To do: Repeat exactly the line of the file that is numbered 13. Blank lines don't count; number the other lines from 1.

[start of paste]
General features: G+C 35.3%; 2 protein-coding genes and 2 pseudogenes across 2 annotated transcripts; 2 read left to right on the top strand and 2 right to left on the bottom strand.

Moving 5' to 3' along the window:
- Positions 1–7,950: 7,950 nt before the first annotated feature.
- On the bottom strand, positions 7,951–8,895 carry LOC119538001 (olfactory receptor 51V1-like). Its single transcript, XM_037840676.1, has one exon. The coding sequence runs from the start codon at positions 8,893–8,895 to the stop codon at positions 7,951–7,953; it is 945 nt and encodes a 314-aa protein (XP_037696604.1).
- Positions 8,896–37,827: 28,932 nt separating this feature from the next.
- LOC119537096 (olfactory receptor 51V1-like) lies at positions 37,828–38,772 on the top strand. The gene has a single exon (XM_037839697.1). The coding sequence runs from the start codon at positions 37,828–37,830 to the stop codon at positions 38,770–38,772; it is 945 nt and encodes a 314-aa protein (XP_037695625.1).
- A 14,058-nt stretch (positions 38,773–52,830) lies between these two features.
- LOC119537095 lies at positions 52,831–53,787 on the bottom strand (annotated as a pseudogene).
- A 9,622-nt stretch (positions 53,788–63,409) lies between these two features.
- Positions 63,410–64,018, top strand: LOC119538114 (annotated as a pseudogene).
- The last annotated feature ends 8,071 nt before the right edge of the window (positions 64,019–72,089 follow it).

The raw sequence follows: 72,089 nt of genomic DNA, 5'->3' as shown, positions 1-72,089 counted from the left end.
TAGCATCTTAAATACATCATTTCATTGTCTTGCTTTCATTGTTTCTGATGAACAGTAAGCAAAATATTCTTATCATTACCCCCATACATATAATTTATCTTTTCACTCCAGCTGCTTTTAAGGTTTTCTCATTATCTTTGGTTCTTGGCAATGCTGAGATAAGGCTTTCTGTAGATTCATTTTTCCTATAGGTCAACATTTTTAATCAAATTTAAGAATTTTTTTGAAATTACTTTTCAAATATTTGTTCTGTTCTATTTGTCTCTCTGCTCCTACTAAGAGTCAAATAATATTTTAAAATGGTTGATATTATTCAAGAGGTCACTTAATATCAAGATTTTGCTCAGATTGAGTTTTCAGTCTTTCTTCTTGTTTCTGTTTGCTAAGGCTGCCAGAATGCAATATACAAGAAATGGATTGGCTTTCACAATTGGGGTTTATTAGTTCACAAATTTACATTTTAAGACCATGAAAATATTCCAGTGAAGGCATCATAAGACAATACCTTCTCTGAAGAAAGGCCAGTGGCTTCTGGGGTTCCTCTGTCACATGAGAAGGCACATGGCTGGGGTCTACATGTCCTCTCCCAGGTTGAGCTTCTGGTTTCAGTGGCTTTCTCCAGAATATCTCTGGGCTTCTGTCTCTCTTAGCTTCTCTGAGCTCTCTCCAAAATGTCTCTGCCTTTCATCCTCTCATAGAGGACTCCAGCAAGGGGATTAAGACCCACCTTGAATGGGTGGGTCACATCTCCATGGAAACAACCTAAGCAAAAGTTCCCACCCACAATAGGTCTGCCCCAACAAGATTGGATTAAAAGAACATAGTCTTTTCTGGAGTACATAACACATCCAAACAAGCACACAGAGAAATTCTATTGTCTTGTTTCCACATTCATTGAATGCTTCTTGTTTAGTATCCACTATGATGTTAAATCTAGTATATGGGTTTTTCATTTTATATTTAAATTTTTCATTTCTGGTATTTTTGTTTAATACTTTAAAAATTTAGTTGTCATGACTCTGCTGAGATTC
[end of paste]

TAGCATCTTAAATACATCATTTCATTGTCTTGCTTTCATTGTTTCTGATGAACAGTAAGCAAAATATTCTTATCATTACCCCCATACATATAATTTATCTTTTCACTCCAGCTGCTTTTAAGGTTTTCTCATTATCTTTGGTTCTTGGCAATGCTGAGATAAGGCTTTCTGTAGATTCATTTTTCCTATAGGTCAACATTTTTAATCAAATTTAAGAATTTTTTTGAAATTACTTTTCAAATATTTGTTCTGTTCTATTTGTCTCTCTGCTCCTACTAAGAGTCAAATAATATTTTAAAATGGTTGATATTATTCAAGAGGTCACTTAATATCAAGATTTTGCTCAGATTGAGTTTTCAGTCTTTCTTCTTGTTTCTGTTTGCTAAGGCTGCCAGAATGCAATATACAAGAAATGGATTGGCTTTCACAATTGGGGTTTATTAGTTCACAAATTTACATTTTAAGACCATGAAAATATTCCAGTGAAGGCATCATAAGACAATACCTTCTCTGAAGAAAGGCCAGTGGCTTCTGGGGTTCCTCTGTCACATGAGAAGGCACATGGCTGGGGTCTACATGTCCTCTCCCAGGTTGAGCTTCTGGTTTCAGTGGCTTTCTCCAGAATATCTCTGGGCTTCTGTCTCTCTTAGCTTCTCTGAGCTCTCTCCAAAATGTCTCTGCCTTTCATCCTCTCATAGAGGACTCCAGCAAGGGGATTAAGACCCACCTTGAATGGGTGGGTCACATCTCCATGGAAACAACCTAAGCAAAAGTTCCCACCCACAATAGGTCTGCCCCAACAAGATTGGATTAAAAGAACATAGTCTTTTCTGGAGTACATAACACATCCAAACAAGCACACAGAGAAATTCTATTGTCTTGTTTCCACATTCATTGAATGCTTCTTGTTTAGTATCCACTATGATGTTAAATCTAGTATATGGGTTTTTCATTTTATATTTAAATTTTTCATTTCTGGTATTTTTGTTTAATACTTTAAAAATTTAGTTGTCATGACTCTGCTGAGATTC